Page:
This seems to be the week to comment on U.S. State Department travel warnings. The report I filed on Pakistan earlier this week was not only legitimately serious, but well-justified, particularly in terms of its legitimate negative impact on Americans traveling and working in Pakistan. I also concurred fully with the Department's content of their travel warning.
Conversely, as regards the travel warning that the State Department issued a couple of weeks ago on Colombia, the words "unnecessary" and "unjustified" come to mind. I also don't concur with the Department's content in their travel advisory. It was not particularly helpful to travelers or residents. In fact, there was no need to even release the warning, considering that the incidents cited were few and anecdotal. Much of the information also lacked detail and specificity.
Let's first take a look at the travel warning that the UK Foreign and Commonwealth Office released on July 22, 2011: "Colombia's security has improved significantly, but still poses terrorist risks....In many areas of Colombia, the security situation can change very quickly. In general, the more remote the area, the greater the potential threat to your safety," read the update. In Bogotá, indiscriminate attacks targeting government buildings, embassies, public transport and areas frequented by foreigners do still occur. The Foreign Office noted that "kidnapping remains a serious problem. Whilst levels of kidnappings have fallen off dramatically since peaking in 2000, Colombia continues to have a high rate of kidnapping for ransom." The report warns that backpackers and those working for foreign organizations are at particularly high risk. The statement also mentions several areas of Bogotá where British nationals have been victims of violent robberies, such as La Candelaria, where nine Brits were robbed in 2010." Even the UK travel warning lacked the emergence of a justifiable, worrisome and dangerous trend (greater than in the past) that might warrant release of an updated alert.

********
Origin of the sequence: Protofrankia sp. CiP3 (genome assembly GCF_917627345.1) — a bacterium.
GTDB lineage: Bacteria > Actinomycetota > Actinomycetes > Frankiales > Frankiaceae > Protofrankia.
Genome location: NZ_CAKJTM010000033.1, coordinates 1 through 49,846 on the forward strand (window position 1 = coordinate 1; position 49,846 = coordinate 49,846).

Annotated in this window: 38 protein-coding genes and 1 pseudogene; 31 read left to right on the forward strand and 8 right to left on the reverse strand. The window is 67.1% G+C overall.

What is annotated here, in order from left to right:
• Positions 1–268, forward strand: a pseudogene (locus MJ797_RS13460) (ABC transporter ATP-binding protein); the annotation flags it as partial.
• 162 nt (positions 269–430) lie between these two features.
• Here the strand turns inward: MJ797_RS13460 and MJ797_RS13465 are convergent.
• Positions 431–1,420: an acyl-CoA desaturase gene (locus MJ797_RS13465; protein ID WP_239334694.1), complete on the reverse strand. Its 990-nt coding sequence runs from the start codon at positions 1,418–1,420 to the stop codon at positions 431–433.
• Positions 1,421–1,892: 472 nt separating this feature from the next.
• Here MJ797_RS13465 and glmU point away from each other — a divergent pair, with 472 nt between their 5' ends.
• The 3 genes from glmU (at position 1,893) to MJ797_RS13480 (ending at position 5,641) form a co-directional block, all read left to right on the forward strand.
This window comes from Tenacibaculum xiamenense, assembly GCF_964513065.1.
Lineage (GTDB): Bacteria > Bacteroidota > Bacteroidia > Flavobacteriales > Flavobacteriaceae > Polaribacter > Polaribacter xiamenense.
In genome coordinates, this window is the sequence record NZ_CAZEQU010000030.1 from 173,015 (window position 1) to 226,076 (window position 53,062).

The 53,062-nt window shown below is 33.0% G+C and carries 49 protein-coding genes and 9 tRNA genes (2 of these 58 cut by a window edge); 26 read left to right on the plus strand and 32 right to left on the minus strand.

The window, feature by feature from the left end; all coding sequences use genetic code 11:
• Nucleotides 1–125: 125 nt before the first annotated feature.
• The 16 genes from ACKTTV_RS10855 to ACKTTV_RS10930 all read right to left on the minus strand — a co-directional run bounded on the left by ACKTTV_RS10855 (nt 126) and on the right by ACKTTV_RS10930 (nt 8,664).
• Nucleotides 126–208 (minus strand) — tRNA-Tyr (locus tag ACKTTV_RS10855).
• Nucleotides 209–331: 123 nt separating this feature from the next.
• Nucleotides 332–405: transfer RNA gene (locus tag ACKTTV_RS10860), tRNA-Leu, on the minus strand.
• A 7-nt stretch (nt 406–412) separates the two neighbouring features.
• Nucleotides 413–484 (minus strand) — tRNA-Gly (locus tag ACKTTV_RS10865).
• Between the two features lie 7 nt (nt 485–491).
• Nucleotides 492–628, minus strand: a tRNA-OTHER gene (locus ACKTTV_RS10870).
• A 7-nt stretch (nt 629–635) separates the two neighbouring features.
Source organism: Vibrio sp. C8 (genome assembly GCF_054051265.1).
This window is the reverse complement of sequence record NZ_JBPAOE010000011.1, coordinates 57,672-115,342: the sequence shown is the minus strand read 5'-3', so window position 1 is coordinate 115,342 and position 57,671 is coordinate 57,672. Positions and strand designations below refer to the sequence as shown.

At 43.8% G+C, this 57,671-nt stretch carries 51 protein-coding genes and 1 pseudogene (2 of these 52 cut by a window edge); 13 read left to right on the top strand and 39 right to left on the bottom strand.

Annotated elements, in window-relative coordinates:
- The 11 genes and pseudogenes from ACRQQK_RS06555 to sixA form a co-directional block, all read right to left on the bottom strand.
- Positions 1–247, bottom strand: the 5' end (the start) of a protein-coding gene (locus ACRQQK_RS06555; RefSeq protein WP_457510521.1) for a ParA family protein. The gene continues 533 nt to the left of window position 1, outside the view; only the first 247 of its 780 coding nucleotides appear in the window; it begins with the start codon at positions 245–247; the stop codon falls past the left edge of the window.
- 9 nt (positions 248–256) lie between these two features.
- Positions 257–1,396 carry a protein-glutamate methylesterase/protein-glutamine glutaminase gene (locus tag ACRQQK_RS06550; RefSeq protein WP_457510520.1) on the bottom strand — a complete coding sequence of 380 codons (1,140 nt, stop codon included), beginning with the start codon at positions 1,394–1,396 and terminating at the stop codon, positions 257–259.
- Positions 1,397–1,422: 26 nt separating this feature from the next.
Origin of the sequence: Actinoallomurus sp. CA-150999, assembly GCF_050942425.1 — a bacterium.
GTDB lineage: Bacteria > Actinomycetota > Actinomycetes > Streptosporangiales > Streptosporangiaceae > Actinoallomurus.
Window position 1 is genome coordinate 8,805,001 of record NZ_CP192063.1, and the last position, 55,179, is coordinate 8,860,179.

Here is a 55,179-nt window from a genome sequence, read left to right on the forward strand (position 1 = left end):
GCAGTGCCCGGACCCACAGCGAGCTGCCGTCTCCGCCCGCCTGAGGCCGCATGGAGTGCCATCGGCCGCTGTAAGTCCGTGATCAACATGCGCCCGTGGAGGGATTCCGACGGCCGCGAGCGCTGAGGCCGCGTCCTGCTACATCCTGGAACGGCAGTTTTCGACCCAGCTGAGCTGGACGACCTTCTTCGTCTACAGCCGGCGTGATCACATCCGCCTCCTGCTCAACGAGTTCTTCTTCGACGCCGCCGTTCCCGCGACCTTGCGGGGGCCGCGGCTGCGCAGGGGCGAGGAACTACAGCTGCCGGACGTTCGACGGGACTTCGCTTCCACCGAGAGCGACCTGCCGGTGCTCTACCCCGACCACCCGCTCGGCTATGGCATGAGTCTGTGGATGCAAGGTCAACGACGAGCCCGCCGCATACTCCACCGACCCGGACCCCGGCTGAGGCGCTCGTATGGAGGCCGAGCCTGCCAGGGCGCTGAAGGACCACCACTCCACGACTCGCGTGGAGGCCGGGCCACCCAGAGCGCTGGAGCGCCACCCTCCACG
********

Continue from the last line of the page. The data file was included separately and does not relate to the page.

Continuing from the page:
Ironically, State also updated its own travel warning on the same date as the Foreign Office did, replacing its November 10, 2010 travel warning. See the complete text: http://travel.state.gov/travel/cis_pa_tw/tw/tw_5531.html. I would suggest that you read it in its entirety.
COMMENT: State's July 22 travel warning referred to " two car bomb attacks in 2010 as well as the June 2011 satchel bomb in Bogotá " (the latter of which resulted in no fatalities or injuries). Why make reference to the 2010 car bomb attacks when they preceded the previous November 10, 2010 travel warning?
The Department's updated travel warning also stated that "it had no specific and credible threats against Americans, but strongly encouraged [Americans] to exercise caution and remain vigilant." What does that mean...exactly?
In its statement, the Department acknowledged that kidnapping rates have gone down; however, they warned that "no one is immune from kidnapping on the basis of occupation, nationality, or other factors. Kidnapping remains a serious threat..." According to the report, two American citizens were kidnapped in Colombia since August 2010, but the report did not indicate specifically where in Colombia the kidnappings occurred or, more importantly, what security vulnerabilities led to the kidnappings being successfully executed. Not very helpful. The warning goes on to state that while the U.S. government makes the recovery of kidnapped Americans a priority, it will not negotiate with illegal armed groups. This is nothing new; in fact, this has been U.S. policy for over 41 years, when kidnapped USAID public safety advisor Dan Mitrione was murdered in Montevideo in 1970, by Tupamaro rebels because the U.S. and Uruguayan governments refused to release upwards of a 150 of their confederates from prison in exchange for Mitrione.
On August 11, 2011, the U.S. Embassy in Bogotá issued the following travel warning: See http://colombiareports.com/colombia-news/news/18246-us-embassy-issues-violent-crime-warning-for-bogota.html. Why didn't the Department and the Embassy disseminate a joint warning, considering that the Embassy in Bogotá has the most current, detailed and corroborated information? Fortunately, the embassy's travel warning was far more detailed that was the Department's. On the other hand, the Embassy statement did not indicate the circumstances under which an Embassy employee was stabbed by three Colombians. Was he out late at night between the hours of 2300-0300 which the embassy recommends against, or was he stabbed during the day? Again, details are fleeting.
All in all, as a former Regional Security Officer (RSO) at a number of Foreign Service Posts and being a former Associate Director of Security for Latin America where I was tasked with reviewing the performance of all RSOs in the region, I see no value in the Department's issuing its July 22 travel warning for Colombia. Admittedly, the statement does indicate that two Americans were kidnapped after August 2010, but does not clarify whether the kidnappings occurred PRIOR to July 22.
To receive updates from the U.S. Embassy and the Department of State about travel warnings in Colombia, register at https://travelregistration.
Readers are reminded that virtually everything I know about staying safe abroad is contained in my book, STAYING SAFE ABROAD: TRAVELING, WORKING AND LIVING IN A POST-9/11 WORLD, which can be ordered directly from my website: http://www.sbrisksolutions.com.